37. Concentration of Hepatitis B Virus in Various Body Fluids Low/Not High Moderate Detectable blood semen urine serum vaginal fluid feces wound exudates saliva sweat tears breastmilk

    38. Hepatitis B Virus Modes of Transmission • Sexual • Parenteral • Perinatal

    39. Risk Factors for Acute Hepatitis B United States, 1992-1993 Heterosexual* (41%) Injecting Drug Use (15%) Homosexual Activity (9%) Household Contact (2%) Health Care Employment (1%) Unknown (31%) Other (1%) * Includes sexual contact with acute cases, carriers, and multiple partners. Source: CDC Sentinel Counties Study of Viral Hepatitis

    40. Elimination of Hepatitis B Virus Transmission United States Objectives • Prevent chronic HBV Infection • Prevent chronic liver disease • Prevent primary hepatocellular carcinoma • Prevent acute symptomatic HBV infection

    41. Elimination of Hepatitis B Virus Transmission United States Strategy • Prevent perinatal HBV transmission • Routine vaccination of all infants • Vaccination of children in high-risk groups • Vaccination of adolescents • all unvaccinated children at 11-12 years of age • “high-risk” adolescents at all ages • Vaccination of adults in high-risk groups

    42. Estimated Incidence of Acute Hepatitis B United States, 1978-1995 HBsAg screening of pregnant women recommended 80 Infant immunization recommended Vaccine licensed 70 60 OSHA Rule enacted 50 Cases per 100,000 Population Adolescent immunization recommended 40 30 20 * Decline among homosexual men & HCWs Decline among injecting drug users 10 0 78 79 81 82 83 84 85 87 88 89 90 91 92 93 94 95 80 86 Year * Provisional date

    43. Hepatitis C Prepared by Hepatitis Branch Centers for Disease Control and Prevention 9/25/00

    44. Features of Hepatitis C Virus Infection Incubation periodAverage 6-7 weeks Range 2-26 weeks Acute illness (jaundice)Mild (<20%) Case fatality rate Low Chronic infection75%-85% Chronic hepatitis70% (most asx) Cirrhosis10%-20% Mortality from CLD 1%-5%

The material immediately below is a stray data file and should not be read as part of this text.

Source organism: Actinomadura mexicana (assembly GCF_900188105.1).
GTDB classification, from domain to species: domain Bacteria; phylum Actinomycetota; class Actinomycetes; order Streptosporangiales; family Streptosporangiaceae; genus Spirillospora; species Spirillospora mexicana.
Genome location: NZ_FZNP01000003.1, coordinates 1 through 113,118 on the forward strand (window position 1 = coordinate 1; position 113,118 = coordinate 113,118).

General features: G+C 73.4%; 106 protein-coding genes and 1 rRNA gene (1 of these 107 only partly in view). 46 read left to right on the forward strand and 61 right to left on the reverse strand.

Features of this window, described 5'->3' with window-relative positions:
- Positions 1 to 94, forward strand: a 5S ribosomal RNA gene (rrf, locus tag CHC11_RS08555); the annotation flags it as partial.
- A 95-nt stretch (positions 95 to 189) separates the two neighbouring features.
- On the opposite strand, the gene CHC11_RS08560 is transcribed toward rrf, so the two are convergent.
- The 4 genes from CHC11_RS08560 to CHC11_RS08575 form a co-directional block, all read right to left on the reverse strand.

45. Chronic Hepatitis C Factors Promoting Progression or Severity • Increased alcohol intake • Age > 40 years at time of infection • HIV co-infection • ?Other • Male gender • Other co-infections (e.g., HBV)

    46. Serologic Pattern of Acute HCV Infection with Recovery anti-HCV Symptoms +/- HCV RNA Titer ALT Normal 6 1 2 3 4 0 1 2 3 4 5 Years Months Time after Exposure

    47. Serologic Pattern of Acute HCV Infection with Progression to Chronic Infection anti-HCV Symptoms +/- HCV RNA Titer ALT Normal 6 1 2 3 4 0 1 2 3 4 5 Years Months Time after Exposure

    48. Hepatitis C Virus Infection, United States New infections (cases)/year 1985-89 242,000 (42,000) 1998 40,000 (6,500) Deaths from acute liver failure Rare Persons ever infected (1.8%) 3.9 million (3.1-4.8)* Persons with chronic infection 2.7 million (2.4-3.0)* Of chronic liver disease - HCV-related 40% - 60% Deaths from chronic disease/year 8,000-10,000 .

    49. Estimated Incidence of Acute HCV InfectionUnited States, 1960-1999 Decline in injection drug users Decline in transfusion recipients Source: Hepatology 2000;31:777-82; Hepatology 1997;26:62S-65S

    50. Prevalence of HCV Infection United States, 1988-1994 Anti-HCV Est. Infections Percent of Group Positive millions (95% CI)Infections